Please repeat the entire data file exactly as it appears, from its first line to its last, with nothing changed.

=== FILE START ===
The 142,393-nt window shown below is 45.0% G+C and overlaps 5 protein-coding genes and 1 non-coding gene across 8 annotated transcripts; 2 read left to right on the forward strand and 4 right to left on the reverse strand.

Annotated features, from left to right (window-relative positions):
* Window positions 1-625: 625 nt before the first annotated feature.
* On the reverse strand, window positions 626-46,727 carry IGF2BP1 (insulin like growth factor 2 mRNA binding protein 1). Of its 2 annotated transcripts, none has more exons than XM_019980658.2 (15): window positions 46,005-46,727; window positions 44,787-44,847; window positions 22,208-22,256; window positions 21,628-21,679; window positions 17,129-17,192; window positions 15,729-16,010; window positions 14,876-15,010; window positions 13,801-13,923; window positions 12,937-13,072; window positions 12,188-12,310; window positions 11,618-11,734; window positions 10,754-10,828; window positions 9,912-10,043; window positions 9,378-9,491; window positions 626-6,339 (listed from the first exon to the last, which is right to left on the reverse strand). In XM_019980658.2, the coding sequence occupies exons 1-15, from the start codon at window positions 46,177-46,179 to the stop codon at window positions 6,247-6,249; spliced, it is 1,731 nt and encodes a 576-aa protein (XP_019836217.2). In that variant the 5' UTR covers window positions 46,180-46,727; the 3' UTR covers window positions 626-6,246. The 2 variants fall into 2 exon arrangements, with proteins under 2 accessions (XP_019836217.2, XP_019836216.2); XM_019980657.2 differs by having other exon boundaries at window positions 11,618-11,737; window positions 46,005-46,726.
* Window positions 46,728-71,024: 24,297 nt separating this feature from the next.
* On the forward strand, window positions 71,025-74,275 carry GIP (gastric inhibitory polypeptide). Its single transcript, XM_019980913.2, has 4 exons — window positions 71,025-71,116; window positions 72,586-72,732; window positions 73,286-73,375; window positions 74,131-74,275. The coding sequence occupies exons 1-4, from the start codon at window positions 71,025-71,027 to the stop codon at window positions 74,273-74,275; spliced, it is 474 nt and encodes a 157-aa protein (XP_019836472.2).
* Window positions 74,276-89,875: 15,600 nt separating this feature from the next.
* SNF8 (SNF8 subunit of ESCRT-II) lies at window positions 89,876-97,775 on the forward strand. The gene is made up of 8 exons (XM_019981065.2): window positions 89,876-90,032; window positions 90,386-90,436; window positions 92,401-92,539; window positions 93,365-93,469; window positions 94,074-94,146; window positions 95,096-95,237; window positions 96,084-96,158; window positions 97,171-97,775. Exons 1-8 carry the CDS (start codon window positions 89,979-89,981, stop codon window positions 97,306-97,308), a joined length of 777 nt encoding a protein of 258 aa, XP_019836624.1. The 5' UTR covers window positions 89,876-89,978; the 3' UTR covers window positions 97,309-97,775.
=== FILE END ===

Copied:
The 142,393-nt window shown below is 45.0% G+C and overlaps 5 protein-coding genes and 1 non-coding gene across 8 annotated transcripts; 2 read left to right on the forward strand and 4 right to left on the reverse strand.

Annotated features, from left to right (window-relative positions):
* Window positions 1-625: 625 nt before the first annotated feature.
* On the reverse strand, window positions 626-46,727 carry IGF2BP1 (insulin like growth factor 2 mRNA binding protein 1). Of its 2 annotated transcripts, none has more exons than XM_019980658.2 (15): window positions 46,005-46,727; window positions 44,787-44,847; window positions 22,208-22,256; window positions 21,628-21,679; window positions 17,129-17,192; window positions 15,729-16,010; window positions 14,876-15,010; window positions 13,801-13,923; window positions 12,937-13,072; window positions 12,188-12,310; window positions 11,618-11,734; window positions 10,754-10,828; window positions 9,912-10,043; window positions 9,378-9,491; window positions 626-6,339 (listed from the first exon to the last, which is right to left on the reverse strand). In XM_019980658.2, the coding sequence occupies exons 1-15, from the start codon at window positions 46,177-46,179 to the stop codon at window positions 6,247-6,249; spliced, it is 1,731 nt and encodes a 576-aa protein (XP_019836217.2). In that variant the 5' UTR covers window positions 46,180-46,727; the 3' UTR covers window positions 626-6,246. The 2 variants fall into 2 exon arrangements, with proteins under 2 accessions (XP_019836217.2, XP_019836216.2); XM_019980657.2 differs by having other exon boundaries at window positions 11,618-11,737; window positions 46,005-46,726.
* Window positions 46,728-71,024: 24,297 nt separating this feature from the next.
* On the forward strand, window positions 71,025-74,275 carry GIP (gastric inhibitory polypeptide). Its single transcript, XM_019980913.2, has 4 exons — window positions 71,025-71,116; window positions 72,586-72,732; window positions 73,286-73,375; window positions 74,131-74,275. The coding sequence occupies exons 1-4, from the start codon at window positions 71,025-71,027 to the stop codon at window positions 74,273-74,275; spliced, it is 474 nt and encodes a 157-aa protein (XP_019836472.2).
* Window positions 74,276-89,875: 15,600 nt separating this feature from the next.
* SNF8 (SNF8 subunit of ESCRT-II) lies at window positions 89,876-97,775 on the forward strand. The gene is made up of 8 exons (XM_019981065.2): window positions 89,876-90,032; window positions 90,386-90,436; window positions 92,401-92,539; window positions 93,365-93,469; window positions 94,074-94,146; window positions 95,096-95,237; window positions 96,084-96,158; window positions 97,171-97,775. Exons 1-8 carry the CDS (start codon window positions 89,979-89,981, stop codon window positions 97,306-97,308), a joined length of 777 nt encoding a protein of 258 aa, XP_019836624.1. The 5' UTR covers window positions 89,876-89,978; the 3' UTR covers window positions 97,309-97,775.